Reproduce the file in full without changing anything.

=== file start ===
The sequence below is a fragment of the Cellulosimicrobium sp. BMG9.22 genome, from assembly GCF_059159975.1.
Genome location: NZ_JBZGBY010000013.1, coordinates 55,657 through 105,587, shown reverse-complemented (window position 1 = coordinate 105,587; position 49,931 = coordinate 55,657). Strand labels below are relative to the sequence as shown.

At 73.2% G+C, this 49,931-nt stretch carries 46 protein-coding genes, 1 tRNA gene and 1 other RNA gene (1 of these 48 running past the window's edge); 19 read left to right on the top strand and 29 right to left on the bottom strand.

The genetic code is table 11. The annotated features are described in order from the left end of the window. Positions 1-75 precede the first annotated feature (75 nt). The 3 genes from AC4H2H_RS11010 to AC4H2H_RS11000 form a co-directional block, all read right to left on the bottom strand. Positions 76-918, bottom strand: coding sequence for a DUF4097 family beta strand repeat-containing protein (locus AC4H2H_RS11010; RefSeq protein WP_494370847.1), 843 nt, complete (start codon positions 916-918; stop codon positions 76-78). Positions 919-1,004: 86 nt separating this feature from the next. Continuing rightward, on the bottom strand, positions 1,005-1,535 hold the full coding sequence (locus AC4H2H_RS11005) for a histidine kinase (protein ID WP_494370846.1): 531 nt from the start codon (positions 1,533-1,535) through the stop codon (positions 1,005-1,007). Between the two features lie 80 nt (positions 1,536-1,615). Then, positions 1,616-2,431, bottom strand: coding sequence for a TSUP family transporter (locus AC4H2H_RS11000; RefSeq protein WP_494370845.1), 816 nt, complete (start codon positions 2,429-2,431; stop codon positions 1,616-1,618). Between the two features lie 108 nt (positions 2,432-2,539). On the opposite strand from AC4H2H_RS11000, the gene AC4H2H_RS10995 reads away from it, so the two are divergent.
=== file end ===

The sequence below is a fragment of the Cellulosimicrobium sp. BMG9.22 genome, from assembly GCF_059159975.1.
Genome location: NZ_JBZGBY010000013.1, coordinates 55,657 through 105,587, shown reverse-complemented (window position 1 = coordinate 105,587; position 49,931 = coordinate 55,657). Strand labels below are relative to the sequence as shown.

At 73.2% G+C, this 49,931-nt stretch carries 46 protein-coding genes, 1 tRNA gene and 1 other RNA gene (1 of these 48 running past the window's edge); 19 read left to right on the top strand and 29 right to left on the bottom strand.

The genetic code is table 11. The annotated features are described in order from the left end of the window. Positions 1-75 precede the first annotated feature (75 nt). The 3 genes from AC4H2H_RS11010 to AC4H2H_RS11000 form a co-directional block, all read right to left on the bottom strand. Positions 76-918, bottom strand: coding sequence for a DUF4097 family beta strand repeat-containing protein (locus AC4H2H_RS11010; RefSeq protein WP_494370847.1), 843 nt, complete (start codon positions 916-918; stop codon positions 76-78). Positions 919-1,004: 86 nt separating this feature from the next. Continuing rightward, on the bottom strand, positions 1,005-1,535 hold the full coding sequence (locus AC4H2H_RS11005) for a histidine kinase (protein ID WP_494370846.1): 531 nt from the start codon (positions 1,533-1,535) through the stop codon (positions 1,005-1,007). Between the two features lie 80 nt (positions 1,536-1,615). Then, positions 1,616-2,431, bottom strand: coding sequence for a TSUP family transporter (locus AC4H2H_RS11000; RefSeq protein WP_494370845.1), 816 nt, complete (start codon positions 2,429-2,431; stop codon positions 1,616-1,618). Between the two features lie 108 nt (positions 2,432-2,539). On the opposite strand from AC4H2H_RS11000, the gene AC4H2H_RS10995 reads away from it, so the two are divergent.